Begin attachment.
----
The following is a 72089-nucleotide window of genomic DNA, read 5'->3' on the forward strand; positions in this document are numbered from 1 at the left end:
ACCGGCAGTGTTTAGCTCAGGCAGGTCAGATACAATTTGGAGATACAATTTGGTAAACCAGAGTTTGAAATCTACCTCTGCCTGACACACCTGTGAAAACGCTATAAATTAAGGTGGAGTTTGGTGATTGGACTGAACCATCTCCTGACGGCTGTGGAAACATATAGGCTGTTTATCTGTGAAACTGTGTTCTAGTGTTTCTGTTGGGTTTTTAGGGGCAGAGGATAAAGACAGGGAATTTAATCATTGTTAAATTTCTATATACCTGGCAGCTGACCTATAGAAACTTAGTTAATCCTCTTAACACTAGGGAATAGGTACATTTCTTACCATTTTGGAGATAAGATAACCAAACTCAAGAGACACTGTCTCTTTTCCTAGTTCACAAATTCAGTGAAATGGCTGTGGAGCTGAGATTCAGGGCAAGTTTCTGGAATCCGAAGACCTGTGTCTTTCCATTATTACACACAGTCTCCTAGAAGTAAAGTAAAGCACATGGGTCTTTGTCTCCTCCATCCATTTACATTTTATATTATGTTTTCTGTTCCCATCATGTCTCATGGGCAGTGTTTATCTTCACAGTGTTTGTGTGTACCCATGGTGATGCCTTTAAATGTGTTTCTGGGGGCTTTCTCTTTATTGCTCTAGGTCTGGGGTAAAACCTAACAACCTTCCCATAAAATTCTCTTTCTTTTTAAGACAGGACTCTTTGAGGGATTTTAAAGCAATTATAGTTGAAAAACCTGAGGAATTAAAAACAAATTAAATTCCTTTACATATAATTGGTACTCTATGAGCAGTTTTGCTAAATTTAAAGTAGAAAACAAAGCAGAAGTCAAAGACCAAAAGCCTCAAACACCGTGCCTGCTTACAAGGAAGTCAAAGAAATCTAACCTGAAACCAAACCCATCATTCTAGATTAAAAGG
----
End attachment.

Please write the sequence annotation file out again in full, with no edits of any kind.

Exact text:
The following is a 72089-nucleotide window of genomic DNA, read 5'->3' on the forward strand; positions in this document are numbered from 1 at the left end:
ACCGGCAGTGTTTAGCTCAGGCAGGTCAGATACAATTTGGAGATACAATTTGGTAAACCAGAGTTTGAAATCTACCTCTGCCTGACACACCTGTGAAAACGCTATAAATTAAGGTGGAGTTTGGTGATTGGACTGAACCATCTCCTGACGGCTGTGGAAACATATAGGCTGTTTATCTGTGAAACTGTGTTCTAGTGTTTCTGTTGGGTTTTTAGGGGCAGAGGATAAAGACAGGGAATTTAATCATTGTTAAATTTCTATATACCTGGCAGCTGACCTATAGAAACTTAGTTAATCCTCTTAACACTAGGGAATAGGTACATTTCTTACCATTTTGGAGATAAGATAACCAAACTCAAGAGACACTGTCTCTTTTCCTAGTTCACAAATTCAGTGAAATGGCTGTGGAGCTGAGATTCAGGGCAAGTTTCTGGAATCCGAAGACCTGTGTCTTTCCATTATTACACACAGTCTCCTAGAAGTAAAGTAAAGCACATGGGTCTTTGTCTCCTCCATCCATTTACATTTTATATTATGTTTTCTGTTCCCATCATGTCTCATGGGCAGTGTTTATCTTCACAGTGTTTGTGTGTACCCATGGTGATGCCTTTAAATGTGTTTCTGGGGGCTTTCTCTTTATTGCTCTAGGTCTGGGGTAAAACCTAACAACCTTCCCATAAAATTCTCTTTCTTTTTAAGACAGGACTCTTTGAGGGATTTTAAAGCAATTATAGTTGAAAAACCTGAGGAATTAAAAACAAATTAAATTCCTTTACATATAATTGGTACTCTATGAGCAGTTTTGCTAAATTTAAAGTAGAAAACAAAGCAGAAGTCAAAGACCAAAAGCCTCAAACACCGTGCCTGCTTACAAGGAAGTCAAAGAAATCTAACCTGAAACCAAACCCATCATTCTAGATTAAAAGG